Paper for everyday use: HP LaserJet 24lbs.

I simply cannot say enough good things about this paper. All of my pens and inks love it. It is smooth and it resists feathering and bleed through. At $9.99 per ream of 500 sheets it is quite affordable. The local big box office supply stores often run 2 for 1 specials on it, so that’s 1000 sheets for $10. That’s some of the better rates I’ve seen for good quality consistent paper. I go through a lot of this paper, and it does not break the bank. This is always a good thing when it comes to the student budget.

Staple’s Bagasse has fallen off the list. It has become a bit inconsistent, and I’m no longer a fan of its thin crispy feel and lined rule. It also bleeds like crazy.

Planner: This category is presently in flux. I had been using and loving a Quo Vadis Septanote, but I thought I’d do better with a pocket planner. This academic year I’ve switched to the Quo Vadis University. It is quite similar to the Septanote, but it’s pocket-sized. So far so good, but I still need a desk planner I love. I’m trying out the Quo Vadis Principal, but I’m not sure I like it.

Misc.: Circa Desk Punch, Rollabind discs, Large Staples Rolla Notebook

When I made my first arsenal post I speculated that the Circa punch would become a staple. Well, it has in a big big way. I was able to get one of the older versions for $30 from the Levenger Ebay Outlet. That plus Rollabind discs also from Ebay had me all set to punch and organize. Covers were and are, to some extent, an issue. Levenger covers are expensive, so I went on a search for cheap cover options.

While at Staples I noticed a Rolla Notebook. It is, of course, disc bound with a stiff yet padded black faux leather cover. It fits 8.5×11 paper, so it seemed perfect. I got it home, and I tried it out. The paper sucks SUCKS, so I recycled it and refilled the Notebook with my beloved HP LaserJet paper. PERFECTION!!!

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So there you have it. These are the writing products I cannot live without. How about you? What are you using and loving these days?

Visconti Blue

18 Feb

I can’t believe I haven’t put this review up yet. Visconti Blue is HANDS DOWN my favorite straight blue ink. It is one of only 2 inks in my collection that I will replace once this bottle is used up. Fantastic.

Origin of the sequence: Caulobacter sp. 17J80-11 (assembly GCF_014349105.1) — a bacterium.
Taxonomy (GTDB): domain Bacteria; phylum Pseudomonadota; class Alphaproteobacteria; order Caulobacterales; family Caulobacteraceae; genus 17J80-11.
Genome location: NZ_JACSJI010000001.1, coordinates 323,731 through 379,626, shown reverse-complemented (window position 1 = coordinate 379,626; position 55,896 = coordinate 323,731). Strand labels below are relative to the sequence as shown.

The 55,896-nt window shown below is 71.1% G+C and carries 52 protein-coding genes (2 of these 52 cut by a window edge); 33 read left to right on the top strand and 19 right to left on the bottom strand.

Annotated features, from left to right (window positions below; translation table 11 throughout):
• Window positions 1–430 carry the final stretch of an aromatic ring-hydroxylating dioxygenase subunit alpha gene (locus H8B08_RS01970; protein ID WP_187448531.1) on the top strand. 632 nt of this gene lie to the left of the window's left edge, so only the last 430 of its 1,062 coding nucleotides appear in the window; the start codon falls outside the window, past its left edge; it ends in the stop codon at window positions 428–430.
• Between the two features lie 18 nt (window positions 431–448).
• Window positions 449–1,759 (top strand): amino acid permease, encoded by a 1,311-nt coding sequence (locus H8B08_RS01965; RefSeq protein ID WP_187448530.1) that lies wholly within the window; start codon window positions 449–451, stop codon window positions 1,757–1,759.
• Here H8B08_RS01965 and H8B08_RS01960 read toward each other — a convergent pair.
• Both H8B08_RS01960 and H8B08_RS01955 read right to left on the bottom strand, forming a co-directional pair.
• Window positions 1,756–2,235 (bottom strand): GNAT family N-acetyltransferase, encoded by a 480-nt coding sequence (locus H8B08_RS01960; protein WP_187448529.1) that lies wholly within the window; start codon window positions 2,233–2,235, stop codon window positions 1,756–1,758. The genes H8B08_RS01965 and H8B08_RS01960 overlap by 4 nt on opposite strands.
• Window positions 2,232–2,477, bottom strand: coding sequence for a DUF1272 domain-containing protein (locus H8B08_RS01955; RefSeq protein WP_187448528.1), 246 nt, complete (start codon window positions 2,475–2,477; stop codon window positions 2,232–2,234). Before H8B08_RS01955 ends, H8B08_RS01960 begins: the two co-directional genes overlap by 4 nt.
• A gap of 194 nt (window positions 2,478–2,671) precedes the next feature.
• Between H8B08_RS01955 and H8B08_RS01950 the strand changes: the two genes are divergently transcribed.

The details:

  • Visconti Blue is a Medium Dark straight blue. It does not lean green or red or anything else. It’s just blue. What sets it apart is the vibrancy of it. It jumps off the page at you, but not enough to be offensive. I see this is the perfect professional ink.
  • There is no bleeding or feathering. It actually performs fairly well on cheap copy paper, which is always a plus.
  • Flow and lubrication of this ink is just perfection so far as I am concerned. All of my pens love this ink. Very wet writing and saturated.
  • The drying time is also a bit better than average at just under 5 secs. I’ve never had any smudging issue with it.
  • You aren’t really going to find any shading here, but for this ink I don’t care.
  • It stands up pretty well to the odd water spill (speaking from experience there :headsmack:). The writing remains quite legible though some of the blue does wash away.

All in all this is a fantastic blue and a mainstay in my collection.

Vis Blue Card

No Affil.

Visconti Bourdeaux

9 Oct

I bought this ink on a whim because Swisher Pens was having a sale on them. At $6 a bottle I could hardly pass it up.

This is a quite well-behaved ink. I use this ink for grading student papers because it plays well with really poor cheap paper.
Feathering and bleed through are minimal on cheap papers and non-existent on higher quality papers.
The flow is quite generous, but the lubrication leaves something to be desired. Your pen definitely feels dry writing with this ink. Using a wet writer with a smooth nib will really help to alleviate this problem.
The drying time is quite good at around 5 seconds on all papers.
Shading is present, but not in your face. I good cursive Italic or Stub nib would probably show the most shading.
This ink is not at all waterproof. If you spill something on this ink you will likely lose most of what you have written.

Vis Bourdeaux Card